Colour codes: Every DMR transmission uses a "colour code" which is very similar to CTCSS or PL tones in the analogue radio world. On a repeater or simplex frequency, every radio must use the same colour code to be able to communicate together. The main use for colour codes is for where two repeater coverage areas on the same frequency may overlap, different colour codes are used to ensure each radio accesses the correct repeater.
Timeslot: For Tier 2 and 3 systems, a timeslot is a slice of time, about 30ms long, that a radio can transmit in, or receive in. There are two timeslots per frequency, and you need to have your radio configured for the right colour code for the repeater, the correct timeslot and correct talkgroup for you to be able to hear anything.
Zones: This is simply a collection of channels & talkgroups, all grouped together in one "zone" or bank. A radio user can switch zones to access a different lot of channels & talkgroups that they may wish to use. Typically a zones are divided into repeaters for different areas, so you might have one zone for the west side of a city, and another covering the east side of the city - but there's nothing to say that you must set up a zone that way.
Code Plug: This is a Motorola term that has stuck over the years, and in the DMR context means a complete configuration file of channels, talkgroups, zones, contacts etc. for a radio. The code plug can be saved to computer disc, and is used to program a radio to give it the functionality a user requires.
CPS: Another Motorola term, meaning Customer Program Software. Simply put, this is the software you’d use to create a "code plug" and configure your radio.
Hotspot: A small box that connects to the internet and acts like your own personal low power DMR repeater, useful if you're not in range of a DMR repeater to access. You can even take them with you and use your cell / mobile phone wireless data to connect the hotspot to the internet and be able to use DMR anywhere you get cellular signal. Most hotspots are multi-mode, handling not only DMR but DStar, Yaesu Fusion and P25 as well. ZUMspot, Jumbospot, Openspot, MMDVM etc are all examples of hotspots that you can buy or build yourself.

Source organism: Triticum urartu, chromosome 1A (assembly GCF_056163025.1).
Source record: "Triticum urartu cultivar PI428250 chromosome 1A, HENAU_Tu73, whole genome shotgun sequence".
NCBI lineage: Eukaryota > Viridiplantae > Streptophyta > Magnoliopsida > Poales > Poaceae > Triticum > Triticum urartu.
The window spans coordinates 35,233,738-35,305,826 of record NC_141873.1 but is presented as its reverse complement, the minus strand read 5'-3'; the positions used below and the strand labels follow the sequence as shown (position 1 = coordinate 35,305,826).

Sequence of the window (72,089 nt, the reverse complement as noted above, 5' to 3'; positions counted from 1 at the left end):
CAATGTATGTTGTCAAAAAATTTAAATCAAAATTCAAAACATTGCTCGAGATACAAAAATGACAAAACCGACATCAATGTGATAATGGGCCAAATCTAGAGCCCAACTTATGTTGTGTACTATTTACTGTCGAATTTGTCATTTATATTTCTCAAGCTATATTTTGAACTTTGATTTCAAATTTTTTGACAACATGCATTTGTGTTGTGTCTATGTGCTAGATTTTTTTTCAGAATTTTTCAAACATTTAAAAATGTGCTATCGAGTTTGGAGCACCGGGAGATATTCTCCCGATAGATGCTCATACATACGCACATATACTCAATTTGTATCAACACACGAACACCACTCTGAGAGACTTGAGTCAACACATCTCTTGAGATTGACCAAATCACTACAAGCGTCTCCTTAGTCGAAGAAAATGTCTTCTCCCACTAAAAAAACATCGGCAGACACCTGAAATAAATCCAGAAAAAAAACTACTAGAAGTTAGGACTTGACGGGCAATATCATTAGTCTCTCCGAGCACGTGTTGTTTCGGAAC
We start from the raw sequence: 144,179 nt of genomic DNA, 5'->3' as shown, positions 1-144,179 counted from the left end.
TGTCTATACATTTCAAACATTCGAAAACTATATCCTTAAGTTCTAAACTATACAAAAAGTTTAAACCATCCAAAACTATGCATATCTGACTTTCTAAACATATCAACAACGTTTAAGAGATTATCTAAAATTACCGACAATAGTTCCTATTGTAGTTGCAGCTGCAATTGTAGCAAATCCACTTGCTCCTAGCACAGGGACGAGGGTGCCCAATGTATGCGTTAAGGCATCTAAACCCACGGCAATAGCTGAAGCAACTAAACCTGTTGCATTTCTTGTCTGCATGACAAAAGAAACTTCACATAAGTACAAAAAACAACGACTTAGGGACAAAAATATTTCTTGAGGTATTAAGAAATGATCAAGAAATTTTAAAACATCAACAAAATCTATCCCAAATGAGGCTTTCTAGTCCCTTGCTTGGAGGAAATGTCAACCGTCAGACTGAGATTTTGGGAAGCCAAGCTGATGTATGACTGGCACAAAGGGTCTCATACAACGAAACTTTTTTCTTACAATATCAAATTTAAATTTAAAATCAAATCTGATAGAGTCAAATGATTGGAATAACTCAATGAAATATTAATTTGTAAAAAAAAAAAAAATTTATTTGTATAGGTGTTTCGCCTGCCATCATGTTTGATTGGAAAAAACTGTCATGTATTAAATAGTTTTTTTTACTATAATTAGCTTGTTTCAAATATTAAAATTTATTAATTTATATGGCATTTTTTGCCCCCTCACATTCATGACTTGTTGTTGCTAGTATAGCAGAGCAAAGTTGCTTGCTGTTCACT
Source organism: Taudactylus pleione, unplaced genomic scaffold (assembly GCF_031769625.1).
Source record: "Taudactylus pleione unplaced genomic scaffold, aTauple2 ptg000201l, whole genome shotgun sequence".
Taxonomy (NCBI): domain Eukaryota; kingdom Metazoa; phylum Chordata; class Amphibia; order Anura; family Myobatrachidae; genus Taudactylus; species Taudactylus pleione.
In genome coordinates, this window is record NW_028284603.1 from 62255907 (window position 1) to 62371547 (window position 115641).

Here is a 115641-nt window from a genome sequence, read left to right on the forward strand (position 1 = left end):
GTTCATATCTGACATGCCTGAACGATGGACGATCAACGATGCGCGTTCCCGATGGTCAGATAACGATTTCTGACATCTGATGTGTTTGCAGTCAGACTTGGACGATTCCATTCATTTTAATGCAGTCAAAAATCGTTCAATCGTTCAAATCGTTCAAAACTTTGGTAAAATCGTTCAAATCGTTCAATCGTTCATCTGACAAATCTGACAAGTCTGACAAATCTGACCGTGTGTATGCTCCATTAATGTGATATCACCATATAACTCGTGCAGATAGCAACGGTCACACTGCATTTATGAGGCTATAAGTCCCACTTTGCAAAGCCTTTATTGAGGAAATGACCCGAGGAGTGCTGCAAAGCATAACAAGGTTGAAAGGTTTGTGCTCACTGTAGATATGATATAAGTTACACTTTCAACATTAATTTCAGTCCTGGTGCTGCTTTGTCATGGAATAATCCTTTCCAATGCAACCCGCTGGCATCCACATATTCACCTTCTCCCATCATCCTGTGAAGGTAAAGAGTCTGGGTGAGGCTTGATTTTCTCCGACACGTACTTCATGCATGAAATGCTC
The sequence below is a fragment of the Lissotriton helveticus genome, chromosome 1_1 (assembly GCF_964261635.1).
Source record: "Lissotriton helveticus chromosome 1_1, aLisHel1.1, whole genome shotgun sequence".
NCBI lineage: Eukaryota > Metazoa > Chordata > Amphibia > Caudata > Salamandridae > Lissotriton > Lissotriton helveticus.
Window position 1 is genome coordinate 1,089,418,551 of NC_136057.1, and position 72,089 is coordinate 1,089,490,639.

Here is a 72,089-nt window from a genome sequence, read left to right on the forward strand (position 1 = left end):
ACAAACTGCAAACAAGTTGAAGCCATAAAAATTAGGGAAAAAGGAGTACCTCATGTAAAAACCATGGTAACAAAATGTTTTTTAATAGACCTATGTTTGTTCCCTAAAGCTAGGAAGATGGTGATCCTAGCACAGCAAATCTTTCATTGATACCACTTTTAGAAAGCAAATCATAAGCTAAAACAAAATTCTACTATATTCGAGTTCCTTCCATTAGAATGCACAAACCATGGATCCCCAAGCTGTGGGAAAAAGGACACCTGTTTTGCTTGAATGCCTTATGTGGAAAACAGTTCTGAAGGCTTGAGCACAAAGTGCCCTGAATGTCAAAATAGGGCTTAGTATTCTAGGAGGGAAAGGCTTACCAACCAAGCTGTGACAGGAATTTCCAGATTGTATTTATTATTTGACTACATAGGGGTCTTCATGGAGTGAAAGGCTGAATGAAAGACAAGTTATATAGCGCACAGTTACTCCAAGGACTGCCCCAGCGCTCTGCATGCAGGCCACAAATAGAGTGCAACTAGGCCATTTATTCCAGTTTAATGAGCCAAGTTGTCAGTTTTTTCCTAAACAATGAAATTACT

Radioddity GD-77, dual band, DMR & FM, I think the best bang-for-your-buck DMR portable, also around $100
So what's in it for me?
The use of DMR in radio hobbyist circles falls into two categories: ham / amateur radio and scanning receiver use. Lets take a quick look at each:
Ham radio: Hams have long taken advantage of surplus, second hand, or even new commercial radio equipment and re-purposed it for their own use, and DMR equipment is no exception. Worldwide, DMR enabled and connected repeaters are appearing and are interconnected to provide a huge linked network spanning the entire globe. Depending on the talk group selected, you could be communicating just around town, across your region, across the entire country, and some groups even cover the world. Motorola DMR equipment is frequently used, but increasingly the cheaper units, in particular TYT, have increased the affordability and availability of DMR equipment to the mass market. In some cases, you can get on air to the DMR scene for less than a hundred dollars!
Scanning: As the world relentlessly marches on to a digital future, many businesses and commercial interests have migrated their legacy analogue FM two way radio systems to DMR. There are scanners available that can hear DMR, enabling the scanning hobbyist to continue to listen to such transmissions. For those hobbyists who can’t justify the high price tag of those scanners to listen in to DMR, there are other alternatives: certain computer software can decode DMR with a regular scanner and a ’discriminator tap’, or a ’virtual audio cable’ if using an SDR, or if portable DMR reception is desired, an entry level DMR transceiver from TYT or Radioddity will do the job very well - to keep yourself on the correct side of the law, you should disable any transmit capabilities of these transceivers.